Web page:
Saturday, July 23, 2011

Brother Sulpicius, C.F.X. (Nicholas Charles Cross)



















Through the generosity of Brother Arcadius Alkonis, C.F.X, an Archivist with the Xaverian Brothers in Danvers, Massachusetts, I have learned a great deal about my great great granduncle, Nicholas Charles Cross, who later became Brother Sulpicius with the Xaverian Brothers. Brother Alkonis provided me with a copy of the Cyrenian No. 11, by Brother Adelbert, C.F.X, which gave a lengthy biography of Nicholas Charles Cross, as well as information about the Xaverian Brothers and the St. John's Prep Cemetery, along with a lovely print taken from a negative of the St. Joseph's College in Bardstown, Kentucky. Having read through these very interesting historical resources, I will share with you what I learned about Nicholas Charles Cross.






















Nicholas Charles Cross (sometimes listed as Charles Nicholas Cross) was born on May 10, 1868 to James and Elizabeth (Marshall) Cross in Sandusky, Ohio. He was baptized at Holy Angels Church in Sandusky, having been named for both his grandfathers, Nicholas Marshall and Charles Cross. (Charles Cross served as the first Catholic Mayor of Sandusky, Ohio, from 1853-1856.) Rev. R.A. Sidley was the priest at Holy Angels Church who officiated at the baptism of Charles Nicholas Cross/Nicholas Charles Cross on May 17, 1868.







(Baptism record is from the Ohio, Dioceses of Toledo Catholic Parish Records from Holy Angels Parish, accessed at Family Search.)


As a young man, Charles assisted Rev. Edward Graham in instructing young people with catechism classes at Holy Angels Church. After reading a booklet about becoming a Xaverian Brother, Charles felt the calling to become a teacher with the Xaverian Brothers. Nicholas Charles Cross entered the novitiate of the Xaverian Brothers in Baltimore, Maryland on May 3, 1889, and he received the name of Brother Sulpicius on July 13, 1889. On July 11, 1891, Brother Sulpicius vowed his life to God according to the Rule and Constitutions of the Brothers of St. Francis Xavier.

The first assignment of Brother Sulpicius was at St. Xavier Institute in Louisville, Kentucky, where he stayed until 1902. Throughout his career, Brother Sulpicius was always considered an outstanding religious teacher. Besides teaching classes, Brother Sulpicius met with students for book discussions, and he worked to increase the number of books at the St. Xavier Library. Brother Sulpicius was director of the high school department at Cathedral High School in Wheeling, West Virginia, after which he served as Superintendent of St. Paul Academy in Portsmouth, Virginia. In 1906, Brother Sulpicius was appointed Superior at St. Joseph's in Somerville, Massachusetts. In 1911, Brother Sulpicius became the founding Superior at St. Joseph's College in Bardstown, Kentucky. Besides being the Superior and Director at St. Joseph's College, Brother Sulpicius also directed the boys' choir, and taught math, chemistry, English, and stenography.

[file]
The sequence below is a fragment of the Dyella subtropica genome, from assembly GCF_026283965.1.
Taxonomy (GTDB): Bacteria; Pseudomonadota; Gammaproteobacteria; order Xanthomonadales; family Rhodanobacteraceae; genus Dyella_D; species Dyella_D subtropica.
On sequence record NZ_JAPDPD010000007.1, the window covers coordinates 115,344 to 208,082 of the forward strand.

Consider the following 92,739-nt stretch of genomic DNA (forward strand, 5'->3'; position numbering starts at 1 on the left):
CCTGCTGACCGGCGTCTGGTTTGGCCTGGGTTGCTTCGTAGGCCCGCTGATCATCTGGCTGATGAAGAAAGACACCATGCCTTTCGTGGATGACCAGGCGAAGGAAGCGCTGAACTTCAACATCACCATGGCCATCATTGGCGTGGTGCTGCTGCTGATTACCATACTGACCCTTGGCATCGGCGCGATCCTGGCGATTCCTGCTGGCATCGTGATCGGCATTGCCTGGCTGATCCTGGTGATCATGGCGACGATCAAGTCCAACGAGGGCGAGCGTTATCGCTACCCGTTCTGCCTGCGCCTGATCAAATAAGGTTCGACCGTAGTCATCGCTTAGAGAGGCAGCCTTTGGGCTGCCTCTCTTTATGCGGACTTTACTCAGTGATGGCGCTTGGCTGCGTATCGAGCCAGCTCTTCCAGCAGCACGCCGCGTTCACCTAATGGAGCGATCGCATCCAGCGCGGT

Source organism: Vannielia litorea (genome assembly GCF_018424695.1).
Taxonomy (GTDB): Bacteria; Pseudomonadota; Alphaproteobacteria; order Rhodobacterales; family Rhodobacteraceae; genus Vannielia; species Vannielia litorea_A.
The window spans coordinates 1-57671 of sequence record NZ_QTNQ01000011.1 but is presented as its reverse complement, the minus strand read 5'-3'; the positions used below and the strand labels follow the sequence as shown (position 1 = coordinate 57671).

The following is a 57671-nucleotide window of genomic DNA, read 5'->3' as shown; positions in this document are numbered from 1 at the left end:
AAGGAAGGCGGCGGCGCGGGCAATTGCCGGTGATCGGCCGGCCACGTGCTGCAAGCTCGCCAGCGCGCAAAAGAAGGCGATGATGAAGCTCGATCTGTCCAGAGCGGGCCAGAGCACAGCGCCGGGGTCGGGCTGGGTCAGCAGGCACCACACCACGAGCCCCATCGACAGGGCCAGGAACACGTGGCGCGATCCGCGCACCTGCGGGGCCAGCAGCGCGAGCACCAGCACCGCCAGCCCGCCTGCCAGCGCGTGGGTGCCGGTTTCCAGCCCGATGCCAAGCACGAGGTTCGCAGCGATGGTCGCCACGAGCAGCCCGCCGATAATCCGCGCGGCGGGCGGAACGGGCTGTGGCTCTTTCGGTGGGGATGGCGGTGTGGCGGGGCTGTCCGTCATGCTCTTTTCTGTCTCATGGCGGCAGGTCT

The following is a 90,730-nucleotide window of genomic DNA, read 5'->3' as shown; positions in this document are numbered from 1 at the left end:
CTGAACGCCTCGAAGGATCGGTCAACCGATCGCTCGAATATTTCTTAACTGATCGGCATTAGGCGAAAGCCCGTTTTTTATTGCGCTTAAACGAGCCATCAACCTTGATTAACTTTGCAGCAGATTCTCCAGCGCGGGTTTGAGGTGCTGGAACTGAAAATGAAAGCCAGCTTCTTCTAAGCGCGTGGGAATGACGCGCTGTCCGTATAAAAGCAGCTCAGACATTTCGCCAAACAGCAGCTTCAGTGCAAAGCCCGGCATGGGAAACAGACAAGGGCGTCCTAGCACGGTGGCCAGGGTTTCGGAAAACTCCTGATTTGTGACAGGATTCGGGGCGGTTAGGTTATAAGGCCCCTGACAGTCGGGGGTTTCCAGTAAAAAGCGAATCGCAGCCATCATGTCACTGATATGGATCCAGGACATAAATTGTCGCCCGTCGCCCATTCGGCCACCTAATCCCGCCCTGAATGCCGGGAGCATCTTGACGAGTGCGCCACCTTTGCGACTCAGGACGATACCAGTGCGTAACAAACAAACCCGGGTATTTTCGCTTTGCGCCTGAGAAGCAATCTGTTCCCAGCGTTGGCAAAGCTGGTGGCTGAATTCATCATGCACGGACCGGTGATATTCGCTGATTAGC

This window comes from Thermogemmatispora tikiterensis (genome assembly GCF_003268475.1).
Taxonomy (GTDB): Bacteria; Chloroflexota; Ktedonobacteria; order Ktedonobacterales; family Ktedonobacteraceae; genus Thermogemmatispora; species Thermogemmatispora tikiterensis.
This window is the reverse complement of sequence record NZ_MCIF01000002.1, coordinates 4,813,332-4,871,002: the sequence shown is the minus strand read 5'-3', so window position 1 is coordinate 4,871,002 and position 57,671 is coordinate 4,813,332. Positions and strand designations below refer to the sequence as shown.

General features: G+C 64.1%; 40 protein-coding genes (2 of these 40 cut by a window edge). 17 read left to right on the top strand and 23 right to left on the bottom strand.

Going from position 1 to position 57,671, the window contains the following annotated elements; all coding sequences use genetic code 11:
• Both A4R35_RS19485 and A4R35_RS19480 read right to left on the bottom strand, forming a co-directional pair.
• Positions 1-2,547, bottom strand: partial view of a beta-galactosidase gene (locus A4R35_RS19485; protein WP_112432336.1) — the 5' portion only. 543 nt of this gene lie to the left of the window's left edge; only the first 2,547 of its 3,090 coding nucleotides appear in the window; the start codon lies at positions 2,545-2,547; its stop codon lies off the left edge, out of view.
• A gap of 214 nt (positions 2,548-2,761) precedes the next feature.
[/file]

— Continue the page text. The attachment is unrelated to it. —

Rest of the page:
During the years 1915-1919, Brother Sulpicius was in ministry at St. Joseph's in Baltimore, Maryland. He then went back to St. Joseph's in Somerville, Massachusetts from 1919-1925. Due to continuing health problems, Brother Sulpicius was given lighter duties at St. Joseph's Juniorate in Peabody, Massachusetts, where he served as Spiritual Director of Postulates. Brother Sulpicius passed away on June 9, 1931, and he was buried at the Xaverian Brothers Cemetery in Danvers, Massachusetts. A summary of the life of Brother Sulpicius appeared in the Xaverian Menology, and it read in part:

Brother Sulpicius had lived in the community for forty-two years, the delight or the despair of all who had dealings with him. He was the non-conformist who did nothing because it was the thing to do. He held unorthodox opinions, and he delighted in silencing if he could, all objectors.

How I wish I could have met this hard-working, devoted man of God, who shared many ancestors with me! Thank you, Brother Alkonis, for providing me with such excellent resources so I could learn more about Nicholas Charles Cross!

2 comments:

PalmsRV said...

What a nice comprehensive biographical find.

Dorene from Ohio said...

I was thrilled when the Archivist from the Xaverian Brothers sent me so much historical information!